There are “concerns for future Ofsted inspections” if the decision by a High Court judge to quash a school’s damning report is allowed to stand, a senior judge has said.
Master of the Rolls Sir Terence Atherton today presided over a Court of Appeal hearing which saw Ofsted appeal last year's ruling which quashed its “inadequate” rating on Durand Academy in south London.
Judge McKenna said in August 2017 that Ofsted’s complaints procedure was “unfair” because it did not allow the school to effectively challenge the report.
But Sir James Eadie, acting for Ofsted, told today's hearing about “procedural safeguards” outlined in the Ofsted inspectors’ handbook which had been adhered to during the inspection, and which had allowed the school to provide feedback following the inspection process.
Sir James said the school had responded to a draft of the Ofsted report with “a pretty detailed attack” which was 31 pages long.
He said that Ofsted had provided a detailed response by way of a “sideways document” and that on some points Ofsted had been willing to make amendments.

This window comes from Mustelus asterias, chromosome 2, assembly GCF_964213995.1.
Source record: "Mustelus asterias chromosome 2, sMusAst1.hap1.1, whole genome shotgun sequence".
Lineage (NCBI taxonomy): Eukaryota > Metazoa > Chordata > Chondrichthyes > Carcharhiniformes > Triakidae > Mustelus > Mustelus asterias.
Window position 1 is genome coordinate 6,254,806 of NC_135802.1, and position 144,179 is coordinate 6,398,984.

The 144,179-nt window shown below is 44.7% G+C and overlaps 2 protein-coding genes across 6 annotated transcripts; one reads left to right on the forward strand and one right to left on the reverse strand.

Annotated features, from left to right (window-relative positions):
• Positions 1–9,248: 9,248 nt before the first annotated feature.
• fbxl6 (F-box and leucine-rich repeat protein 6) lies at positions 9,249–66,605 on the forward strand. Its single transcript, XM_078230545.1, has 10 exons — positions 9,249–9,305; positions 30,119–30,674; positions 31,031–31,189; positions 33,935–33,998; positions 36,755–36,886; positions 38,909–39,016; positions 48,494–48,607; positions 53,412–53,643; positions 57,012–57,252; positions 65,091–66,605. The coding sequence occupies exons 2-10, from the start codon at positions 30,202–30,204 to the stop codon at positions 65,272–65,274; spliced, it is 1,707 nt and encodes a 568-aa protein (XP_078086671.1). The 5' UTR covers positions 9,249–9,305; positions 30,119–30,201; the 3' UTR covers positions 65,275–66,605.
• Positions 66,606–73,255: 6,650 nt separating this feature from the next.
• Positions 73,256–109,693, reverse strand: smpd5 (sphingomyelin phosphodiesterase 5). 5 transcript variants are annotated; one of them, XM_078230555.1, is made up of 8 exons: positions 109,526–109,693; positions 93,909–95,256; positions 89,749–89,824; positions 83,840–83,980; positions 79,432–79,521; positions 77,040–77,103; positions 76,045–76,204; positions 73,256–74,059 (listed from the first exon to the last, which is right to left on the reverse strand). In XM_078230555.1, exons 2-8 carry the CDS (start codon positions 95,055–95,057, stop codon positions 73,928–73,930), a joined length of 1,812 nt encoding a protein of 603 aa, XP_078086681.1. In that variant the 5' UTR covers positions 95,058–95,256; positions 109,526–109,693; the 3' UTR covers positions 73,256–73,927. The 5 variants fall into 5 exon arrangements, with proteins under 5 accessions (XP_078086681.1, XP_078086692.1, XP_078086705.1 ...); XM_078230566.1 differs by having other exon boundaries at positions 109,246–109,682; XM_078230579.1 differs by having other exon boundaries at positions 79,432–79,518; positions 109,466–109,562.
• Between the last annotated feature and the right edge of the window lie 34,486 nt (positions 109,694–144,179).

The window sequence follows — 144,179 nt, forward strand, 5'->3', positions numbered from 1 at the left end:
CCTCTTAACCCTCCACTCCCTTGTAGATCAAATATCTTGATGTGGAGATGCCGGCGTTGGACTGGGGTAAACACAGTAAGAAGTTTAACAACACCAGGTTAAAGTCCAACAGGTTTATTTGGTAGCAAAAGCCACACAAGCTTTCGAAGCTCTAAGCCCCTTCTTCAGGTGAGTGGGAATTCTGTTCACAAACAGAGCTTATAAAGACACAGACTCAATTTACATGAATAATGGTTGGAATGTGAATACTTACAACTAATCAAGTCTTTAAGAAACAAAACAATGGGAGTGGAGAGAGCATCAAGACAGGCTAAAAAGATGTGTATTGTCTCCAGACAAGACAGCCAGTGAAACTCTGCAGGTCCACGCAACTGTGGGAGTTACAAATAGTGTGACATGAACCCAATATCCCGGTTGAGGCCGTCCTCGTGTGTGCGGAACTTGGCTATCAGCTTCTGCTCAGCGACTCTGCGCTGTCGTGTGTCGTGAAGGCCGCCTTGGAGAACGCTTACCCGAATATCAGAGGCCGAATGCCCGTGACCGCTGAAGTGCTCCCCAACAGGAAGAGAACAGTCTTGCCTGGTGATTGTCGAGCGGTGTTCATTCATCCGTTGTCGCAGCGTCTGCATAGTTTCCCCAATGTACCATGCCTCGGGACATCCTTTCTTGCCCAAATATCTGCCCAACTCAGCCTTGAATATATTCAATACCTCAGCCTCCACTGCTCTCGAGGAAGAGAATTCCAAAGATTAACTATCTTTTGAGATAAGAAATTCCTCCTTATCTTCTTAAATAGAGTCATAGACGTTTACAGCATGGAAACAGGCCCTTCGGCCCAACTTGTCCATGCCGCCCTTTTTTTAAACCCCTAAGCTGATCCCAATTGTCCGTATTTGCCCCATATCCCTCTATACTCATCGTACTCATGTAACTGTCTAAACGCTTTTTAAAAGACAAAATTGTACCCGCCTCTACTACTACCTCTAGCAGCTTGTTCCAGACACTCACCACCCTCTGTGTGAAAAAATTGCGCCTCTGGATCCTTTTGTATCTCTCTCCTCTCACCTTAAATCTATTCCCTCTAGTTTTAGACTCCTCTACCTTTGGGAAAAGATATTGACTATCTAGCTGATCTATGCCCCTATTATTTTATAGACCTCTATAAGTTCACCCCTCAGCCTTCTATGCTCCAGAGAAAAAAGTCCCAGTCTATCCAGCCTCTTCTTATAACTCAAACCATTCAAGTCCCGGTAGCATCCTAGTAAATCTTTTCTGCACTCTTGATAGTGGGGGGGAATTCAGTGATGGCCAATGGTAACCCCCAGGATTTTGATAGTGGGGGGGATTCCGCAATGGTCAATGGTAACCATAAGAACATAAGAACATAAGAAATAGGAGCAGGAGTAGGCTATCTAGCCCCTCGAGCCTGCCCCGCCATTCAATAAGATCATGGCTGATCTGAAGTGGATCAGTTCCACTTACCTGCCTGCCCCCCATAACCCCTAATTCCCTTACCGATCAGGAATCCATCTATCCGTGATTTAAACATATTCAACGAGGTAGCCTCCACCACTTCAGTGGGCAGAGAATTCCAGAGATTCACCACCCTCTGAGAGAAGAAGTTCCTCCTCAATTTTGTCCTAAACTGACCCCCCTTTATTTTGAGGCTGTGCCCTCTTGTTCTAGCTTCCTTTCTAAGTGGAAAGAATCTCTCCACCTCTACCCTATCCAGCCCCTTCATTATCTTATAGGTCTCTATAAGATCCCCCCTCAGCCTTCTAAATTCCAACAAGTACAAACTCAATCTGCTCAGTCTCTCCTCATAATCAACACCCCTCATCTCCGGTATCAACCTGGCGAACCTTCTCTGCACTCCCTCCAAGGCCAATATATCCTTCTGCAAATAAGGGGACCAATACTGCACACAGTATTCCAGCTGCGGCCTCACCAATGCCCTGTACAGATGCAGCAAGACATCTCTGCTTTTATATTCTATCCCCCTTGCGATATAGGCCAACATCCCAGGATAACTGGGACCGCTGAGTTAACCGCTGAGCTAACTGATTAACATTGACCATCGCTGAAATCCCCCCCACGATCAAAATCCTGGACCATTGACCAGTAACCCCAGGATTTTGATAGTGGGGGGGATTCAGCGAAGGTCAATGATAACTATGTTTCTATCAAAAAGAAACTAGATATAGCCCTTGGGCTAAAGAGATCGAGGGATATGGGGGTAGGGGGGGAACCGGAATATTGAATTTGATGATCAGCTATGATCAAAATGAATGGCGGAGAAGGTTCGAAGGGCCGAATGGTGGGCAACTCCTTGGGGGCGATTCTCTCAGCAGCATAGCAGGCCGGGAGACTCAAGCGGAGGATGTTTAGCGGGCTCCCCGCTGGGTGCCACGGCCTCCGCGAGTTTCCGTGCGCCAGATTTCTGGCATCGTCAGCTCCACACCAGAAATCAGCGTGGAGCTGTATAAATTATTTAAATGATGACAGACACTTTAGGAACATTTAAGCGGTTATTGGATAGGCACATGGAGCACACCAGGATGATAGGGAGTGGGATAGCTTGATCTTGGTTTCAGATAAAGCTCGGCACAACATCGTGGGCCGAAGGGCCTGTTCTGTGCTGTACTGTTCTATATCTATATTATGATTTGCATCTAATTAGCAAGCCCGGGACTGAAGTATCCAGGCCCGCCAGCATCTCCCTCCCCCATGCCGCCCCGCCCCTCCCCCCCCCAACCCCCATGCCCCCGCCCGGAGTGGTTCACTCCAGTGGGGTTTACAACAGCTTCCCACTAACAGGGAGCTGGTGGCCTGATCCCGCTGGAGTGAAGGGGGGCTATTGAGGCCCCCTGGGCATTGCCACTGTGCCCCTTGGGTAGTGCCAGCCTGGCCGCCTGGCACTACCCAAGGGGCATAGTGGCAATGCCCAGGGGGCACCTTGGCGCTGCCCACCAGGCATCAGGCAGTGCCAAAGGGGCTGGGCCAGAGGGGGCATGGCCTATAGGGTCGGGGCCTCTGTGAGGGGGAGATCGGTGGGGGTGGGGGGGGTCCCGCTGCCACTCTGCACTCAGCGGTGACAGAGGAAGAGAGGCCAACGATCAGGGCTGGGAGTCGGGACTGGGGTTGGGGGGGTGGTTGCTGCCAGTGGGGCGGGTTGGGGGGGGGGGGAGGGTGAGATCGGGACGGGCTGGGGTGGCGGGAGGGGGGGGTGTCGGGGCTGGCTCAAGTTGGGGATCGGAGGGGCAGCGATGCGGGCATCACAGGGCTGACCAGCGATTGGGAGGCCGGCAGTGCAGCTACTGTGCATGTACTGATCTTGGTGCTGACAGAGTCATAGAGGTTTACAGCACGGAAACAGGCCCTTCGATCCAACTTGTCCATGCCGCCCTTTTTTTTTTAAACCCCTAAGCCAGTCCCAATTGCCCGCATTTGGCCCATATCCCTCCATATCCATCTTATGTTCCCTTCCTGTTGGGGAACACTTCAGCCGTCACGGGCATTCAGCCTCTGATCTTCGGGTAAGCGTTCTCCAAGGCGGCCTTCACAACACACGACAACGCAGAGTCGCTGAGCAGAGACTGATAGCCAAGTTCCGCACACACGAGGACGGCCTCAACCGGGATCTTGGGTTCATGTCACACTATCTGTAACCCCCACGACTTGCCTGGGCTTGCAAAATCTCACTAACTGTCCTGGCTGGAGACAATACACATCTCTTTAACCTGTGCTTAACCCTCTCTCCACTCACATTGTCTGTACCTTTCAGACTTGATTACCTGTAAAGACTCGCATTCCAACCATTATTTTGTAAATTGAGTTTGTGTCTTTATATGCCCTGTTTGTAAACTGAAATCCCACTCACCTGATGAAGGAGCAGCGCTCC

He added: “In principle, what fairness requires is that the school should have a fair opportunity to participate in the inspection and to make representations on the potential findings and grades in the report – and that duty was amply and entirely satisfied."
He added: “For the judge to say there has been no ability to challenge the report is simply wrong.”
The two-day Ofsted inspection took place at end of 2016 at the school, formerly run by the controversial Durand Academy Trust but since taken over by the Dunraven Educational Trust. The school has now been renamed Van Gogh Academy.
Also sitting at today’s hearing were judges Lord Justice Hamblen and Lord Justice Green.
They heard that schools that were facing an “inadequate” rating, such as Durand Academy, were denied the right to complain under stage two of Ofsted’s complaints process.
Representing Durand, Gemma White QC said this was “discrimination".
She said: “This was not available to my client and is not available to schools whose interests are most adversely affected by judgements.”
Sir Terence, who is head of civil justice and the second most senior judge in England and Wales, said: “There are concerns that if the approach by the learned judge stands there could be concerns for future inspections.”
The court is expected to reach its decision about whether to uphold the appeal before Christmas.